Good Testing: An Analysis of the Classroom Context.Report as inadecuate




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A study was conducted at Messiah College, a religiously affiliated liberal arts college in Pennsylvania, to identify classes that had excellent evaluation procedures. Standardized student ratings of classroom testing were drawn from the Instructional Development and Effectiveness Assessment (IDEA), which includes an item on "preparing examinations" as part of the section on teaching methods. Classes that were rated above the 90th percentile on the IDEA on "preparing examinations" were identified as exemplar classes. Instructors of these 17 exemplar courses were contacted, and all agreed to participate in the study and provide descriptions of their evaluation methods. Additionally, 27 randomly selected students completed a brief questionnaire and were individually interviewed about the evaluation methods used in the classes. Results indicated that positive responses to classroom testing procedures were related to external constraints (such as class size and teacher experience), as well as to instructional dynamics within the classroom. Based on study findings, five suggestions were developed for classroom evaluation: (1) be methodical; (2) allow student input regarding specific content of the evaluation process; (3) grant students the freedom to fail on occasion; (4) emphasize the practical; and (5) personalize the requirements. (AC)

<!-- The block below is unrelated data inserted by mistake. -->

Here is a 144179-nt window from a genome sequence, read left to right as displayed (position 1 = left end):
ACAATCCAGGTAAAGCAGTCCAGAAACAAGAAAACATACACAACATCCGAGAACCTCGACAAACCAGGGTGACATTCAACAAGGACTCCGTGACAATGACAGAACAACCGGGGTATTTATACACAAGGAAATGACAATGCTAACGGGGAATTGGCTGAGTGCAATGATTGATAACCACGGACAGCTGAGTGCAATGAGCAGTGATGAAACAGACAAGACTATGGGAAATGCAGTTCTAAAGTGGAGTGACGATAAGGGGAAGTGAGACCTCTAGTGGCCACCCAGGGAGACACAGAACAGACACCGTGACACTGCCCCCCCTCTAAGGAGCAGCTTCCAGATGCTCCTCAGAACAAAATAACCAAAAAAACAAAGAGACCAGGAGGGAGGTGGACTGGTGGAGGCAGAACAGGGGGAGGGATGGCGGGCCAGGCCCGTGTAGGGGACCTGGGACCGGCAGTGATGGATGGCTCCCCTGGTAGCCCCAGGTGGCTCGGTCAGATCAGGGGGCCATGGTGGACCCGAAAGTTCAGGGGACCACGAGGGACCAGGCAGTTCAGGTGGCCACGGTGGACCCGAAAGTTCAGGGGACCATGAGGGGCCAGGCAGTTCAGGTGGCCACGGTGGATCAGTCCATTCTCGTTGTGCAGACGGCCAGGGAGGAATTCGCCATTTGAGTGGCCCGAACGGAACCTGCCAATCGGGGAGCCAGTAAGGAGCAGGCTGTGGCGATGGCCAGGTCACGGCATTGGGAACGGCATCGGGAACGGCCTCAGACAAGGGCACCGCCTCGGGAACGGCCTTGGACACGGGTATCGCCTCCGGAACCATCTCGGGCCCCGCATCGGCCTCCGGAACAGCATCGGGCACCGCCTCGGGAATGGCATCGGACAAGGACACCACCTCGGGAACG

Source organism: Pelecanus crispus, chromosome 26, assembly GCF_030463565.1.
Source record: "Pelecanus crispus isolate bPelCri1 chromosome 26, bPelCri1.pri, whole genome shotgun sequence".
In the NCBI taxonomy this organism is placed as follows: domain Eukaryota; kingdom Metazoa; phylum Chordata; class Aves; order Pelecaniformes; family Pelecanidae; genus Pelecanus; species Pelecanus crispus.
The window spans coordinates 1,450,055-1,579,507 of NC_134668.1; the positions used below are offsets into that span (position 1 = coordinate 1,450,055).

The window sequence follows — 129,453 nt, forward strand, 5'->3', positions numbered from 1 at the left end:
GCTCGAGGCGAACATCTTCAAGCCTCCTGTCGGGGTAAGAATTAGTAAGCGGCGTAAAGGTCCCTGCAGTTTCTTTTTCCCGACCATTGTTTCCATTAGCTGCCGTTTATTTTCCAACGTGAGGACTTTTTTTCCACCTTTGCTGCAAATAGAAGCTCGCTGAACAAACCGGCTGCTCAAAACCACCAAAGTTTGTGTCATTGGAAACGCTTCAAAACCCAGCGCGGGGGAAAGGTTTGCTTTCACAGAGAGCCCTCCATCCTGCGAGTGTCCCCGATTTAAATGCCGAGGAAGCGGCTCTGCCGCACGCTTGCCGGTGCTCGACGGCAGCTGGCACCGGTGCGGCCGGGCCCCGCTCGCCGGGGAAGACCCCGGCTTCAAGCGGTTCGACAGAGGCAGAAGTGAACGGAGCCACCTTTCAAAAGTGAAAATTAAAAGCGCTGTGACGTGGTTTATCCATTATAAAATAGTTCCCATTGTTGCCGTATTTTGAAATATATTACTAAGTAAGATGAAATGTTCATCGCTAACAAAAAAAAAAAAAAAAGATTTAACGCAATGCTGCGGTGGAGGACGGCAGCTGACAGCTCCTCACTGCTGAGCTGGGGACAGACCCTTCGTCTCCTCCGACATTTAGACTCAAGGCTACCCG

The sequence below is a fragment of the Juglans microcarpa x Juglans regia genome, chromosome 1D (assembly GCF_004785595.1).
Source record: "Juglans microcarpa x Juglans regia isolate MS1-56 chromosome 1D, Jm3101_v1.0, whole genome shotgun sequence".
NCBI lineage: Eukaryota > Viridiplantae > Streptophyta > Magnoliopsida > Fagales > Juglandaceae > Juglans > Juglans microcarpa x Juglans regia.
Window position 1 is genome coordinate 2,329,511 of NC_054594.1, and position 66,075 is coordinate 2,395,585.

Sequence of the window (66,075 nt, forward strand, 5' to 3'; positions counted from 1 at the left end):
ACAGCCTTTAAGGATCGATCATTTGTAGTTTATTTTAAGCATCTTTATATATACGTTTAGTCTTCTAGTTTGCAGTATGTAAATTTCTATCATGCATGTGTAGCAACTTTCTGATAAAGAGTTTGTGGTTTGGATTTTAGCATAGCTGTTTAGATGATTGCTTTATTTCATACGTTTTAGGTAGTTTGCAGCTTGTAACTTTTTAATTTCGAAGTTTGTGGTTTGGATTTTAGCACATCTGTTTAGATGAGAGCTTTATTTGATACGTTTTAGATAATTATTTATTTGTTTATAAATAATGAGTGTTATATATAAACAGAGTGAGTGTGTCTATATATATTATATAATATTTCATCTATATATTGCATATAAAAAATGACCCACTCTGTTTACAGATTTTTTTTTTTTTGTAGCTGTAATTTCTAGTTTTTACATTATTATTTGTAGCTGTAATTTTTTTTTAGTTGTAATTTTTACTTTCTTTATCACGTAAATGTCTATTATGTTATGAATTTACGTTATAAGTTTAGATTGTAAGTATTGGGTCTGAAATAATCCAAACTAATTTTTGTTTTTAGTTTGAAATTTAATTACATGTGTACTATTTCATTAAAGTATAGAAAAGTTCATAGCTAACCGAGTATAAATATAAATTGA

Descriptors: Church Related Colleges, College Students, Higher Education, Student Attitudes, Student Evaluation, Student Evaluation of Teacher Performance, Teacher Attitudes, Teacher Made Tests, Test Use, Testing Problems, Tests











Author: Jacobsen, Rhonda Hustedt

Source: https://eric.ed.gov/?q=a&ft=on&ff1=dtySince_1992&pg=11162&id=ED365399







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